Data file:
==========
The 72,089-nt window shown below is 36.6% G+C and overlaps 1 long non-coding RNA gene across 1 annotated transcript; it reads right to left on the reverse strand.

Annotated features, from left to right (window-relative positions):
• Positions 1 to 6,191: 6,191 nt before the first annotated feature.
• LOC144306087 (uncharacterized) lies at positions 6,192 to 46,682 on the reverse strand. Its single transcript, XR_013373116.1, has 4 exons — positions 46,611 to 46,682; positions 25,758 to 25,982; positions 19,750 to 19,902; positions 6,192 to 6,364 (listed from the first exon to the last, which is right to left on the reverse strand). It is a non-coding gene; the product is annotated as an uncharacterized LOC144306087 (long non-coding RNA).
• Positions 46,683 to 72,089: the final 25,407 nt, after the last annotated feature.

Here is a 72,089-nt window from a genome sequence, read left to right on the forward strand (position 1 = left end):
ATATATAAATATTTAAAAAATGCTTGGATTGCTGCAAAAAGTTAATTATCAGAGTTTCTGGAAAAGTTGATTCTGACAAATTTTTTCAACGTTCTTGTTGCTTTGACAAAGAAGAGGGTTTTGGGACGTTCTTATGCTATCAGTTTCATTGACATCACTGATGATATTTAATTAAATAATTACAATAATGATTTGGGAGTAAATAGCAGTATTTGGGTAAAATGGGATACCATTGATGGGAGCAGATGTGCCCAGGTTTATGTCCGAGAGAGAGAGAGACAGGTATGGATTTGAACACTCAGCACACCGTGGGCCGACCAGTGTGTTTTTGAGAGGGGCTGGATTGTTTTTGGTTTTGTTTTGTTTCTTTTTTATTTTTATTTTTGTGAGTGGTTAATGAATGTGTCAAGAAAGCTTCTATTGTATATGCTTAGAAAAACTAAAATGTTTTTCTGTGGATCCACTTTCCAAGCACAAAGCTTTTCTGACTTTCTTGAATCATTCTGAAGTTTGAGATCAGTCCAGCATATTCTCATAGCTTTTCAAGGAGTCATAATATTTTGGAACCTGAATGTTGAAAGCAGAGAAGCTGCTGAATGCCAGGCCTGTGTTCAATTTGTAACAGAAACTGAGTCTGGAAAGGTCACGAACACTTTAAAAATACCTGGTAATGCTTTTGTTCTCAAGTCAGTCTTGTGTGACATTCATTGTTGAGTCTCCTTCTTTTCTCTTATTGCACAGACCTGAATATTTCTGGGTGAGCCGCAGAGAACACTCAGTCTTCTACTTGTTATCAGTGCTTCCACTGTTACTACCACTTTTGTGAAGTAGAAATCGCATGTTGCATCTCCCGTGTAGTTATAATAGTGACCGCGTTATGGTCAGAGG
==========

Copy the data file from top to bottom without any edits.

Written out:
The 72,089-nt window shown below is 36.6% G+C and overlaps 1 long non-coding RNA gene across 1 annotated transcript; it reads right to left on the reverse strand.

Annotated features, from left to right (window-relative positions):
• Positions 1 to 6,191: 6,191 nt before the first annotated feature.
• LOC144306087 (uncharacterized) lies at positions 6,192 to 46,682 on the reverse strand. Its single transcript, XR_013373116.1, has 4 exons — positions 46,611 to 46,682; positions 25,758 to 25,982; positions 19,750 to 19,902; positions 6,192 to 6,364 (listed from the first exon to the last, which is right to left on the reverse strand). It is a non-coding gene; the product is annotated as an uncharacterized LOC144306087 (long non-coding RNA).
• Positions 46,683 to 72,089: the final 25,407 nt, after the last annotated feature.

Here is a 72,089-nt window from a genome sequence, read left to right on the forward strand (position 1 = left end):
ATATATAAATATTTAAAAAATGCTTGGATTGCTGCAAAAAGTTAATTATCAGAGTTTCTGGAAAAGTTGATTCTGACAAATTTTTTCAACGTTCTTGTTGCTTTGACAAAGAAGAGGGTTTTGGGACGTTCTTATGCTATCAGTTTCATTGACATCACTGATGATATTTAATTAAATAATTACAATAATGATTTGGGAGTAAATAGCAGTATTTGGGTAAAATGGGATACCATTGATGGGAGCAGATGTGCCCAGGTTTATGTCCGAGAGAGAGAGAGACAGGTATGGATTTGAACACTCAGCACACCGTGGGCCGACCAGTGTGTTTTTGAGAGGGGCTGGATTGTTTTTGGTTTTGTTTTGTTTCTTTTTTATTTTTATTTTTGTGAGTGGTTAATGAATGTGTCAAGAAAGCTTCTATTGTATATGCTTAGAAAAACTAAAATGTTTTTCTGTGGATCCACTTTCCAAGCACAAAGCTTTTCTGACTTTCTTGAATCATTCTGAAGTTTGAGATCAGTCCAGCATATTCTCATAGCTTTTCAAGGAGTCATAATATTTTGGAACCTGAATGTTGAAAGCAGAGAAGCTGCTGAATGCCAGGCCTGTGTTCAATTTGTAACAGAAACTGAGTCTGGAAAGGTCACGAACACTTTAAAAATACCTGGTAATGCTTTTGTTCTCAAGTCAGTCTTGTGTGACATTCATTGTTGAGTCTCCTTCTTTTCTCTTATTGCACAGACCTGAATATTTCTGGGTGAGCCGCAGAGAACACTCAGTCTTCTACTTGTTATCAGTGCTTCCACTGTTACTACCACTTTTGTGAAGTAGAAATCGCATGTTGCATCTCCCGTGTAGTTATAATAGTGACCGCGTTATGGTCAGAGG